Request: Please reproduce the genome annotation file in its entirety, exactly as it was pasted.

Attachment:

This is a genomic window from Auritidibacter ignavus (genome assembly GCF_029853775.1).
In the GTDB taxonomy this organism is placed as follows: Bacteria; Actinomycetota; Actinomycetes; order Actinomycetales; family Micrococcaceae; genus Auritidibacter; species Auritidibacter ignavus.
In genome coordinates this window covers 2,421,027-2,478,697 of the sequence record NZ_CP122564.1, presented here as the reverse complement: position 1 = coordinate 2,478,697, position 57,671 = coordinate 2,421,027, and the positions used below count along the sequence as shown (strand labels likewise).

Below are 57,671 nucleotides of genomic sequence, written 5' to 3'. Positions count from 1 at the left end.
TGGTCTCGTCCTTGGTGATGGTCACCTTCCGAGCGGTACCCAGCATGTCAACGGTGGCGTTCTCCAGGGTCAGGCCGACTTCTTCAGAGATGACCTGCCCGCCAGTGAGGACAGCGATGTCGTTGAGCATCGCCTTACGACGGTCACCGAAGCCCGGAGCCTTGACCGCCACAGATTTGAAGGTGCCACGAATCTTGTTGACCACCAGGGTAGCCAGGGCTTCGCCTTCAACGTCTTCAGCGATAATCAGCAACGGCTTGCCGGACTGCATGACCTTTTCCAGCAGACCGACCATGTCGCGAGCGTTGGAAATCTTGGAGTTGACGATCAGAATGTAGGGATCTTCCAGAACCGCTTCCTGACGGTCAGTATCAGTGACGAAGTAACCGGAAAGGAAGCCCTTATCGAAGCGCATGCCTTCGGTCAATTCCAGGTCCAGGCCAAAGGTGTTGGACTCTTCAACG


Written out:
This is a genomic window from Auritidibacter ignavus (genome assembly GCF_029853775.1).
In the GTDB taxonomy this organism is placed as follows: Bacteria; Actinomycetota; Actinomycetes; order Actinomycetales; family Micrococcaceae; genus Auritidibacter; species Auritidibacter ignavus.
In genome coordinates this window covers 2,421,027-2,478,697 of the sequence record NZ_CP122564.1, presented here as the reverse complement: position 1 = coordinate 2,478,697, position 57,671 = coordinate 2,421,027, and the positions used below count along the sequence as shown (strand labels likewise).

Below are 57,671 nucleotides of genomic sequence, written 5' to 3'. Positions count from 1 at the left end.
TGGTCTCGTCCTTGGTGATGGTCACCTTCCGAGCGGTACCCAGCATGTCAACGGTGGCGTTCTCCAGGGTCAGGCCGACTTCTTCAGAGATGACCTGCCCGCCAGTGAGGACAGCGATGTCGTTGAGCATCGCCTTACGACGGTCACCGAAGCCCGGAGCCTTGACCGCCACAGATTTGAAGGTGCCACGAATCTTGTTGACCACCAGGGTAGCCAGGGCTTCGCCTTCAACGTCTTCAGCGATAATCAGCAACGGCTTGCCGGACTGCATGACCTTTTCCAGCAGACCGACCATGTCGCGAGCGTTGGAAATCTTGGAGTTGACGATCAGAATGTAGGGATCTTCCAGAACCGCTTCCTGACGGTCAGTATCAGTGACGAAGTAACCGGAAAGGAAGCCCTTATCGAAGCGCATGCCTTCGGTCAATTCCAGGTCCAGGCCAAAGGTGTTGGACTCTTCAACG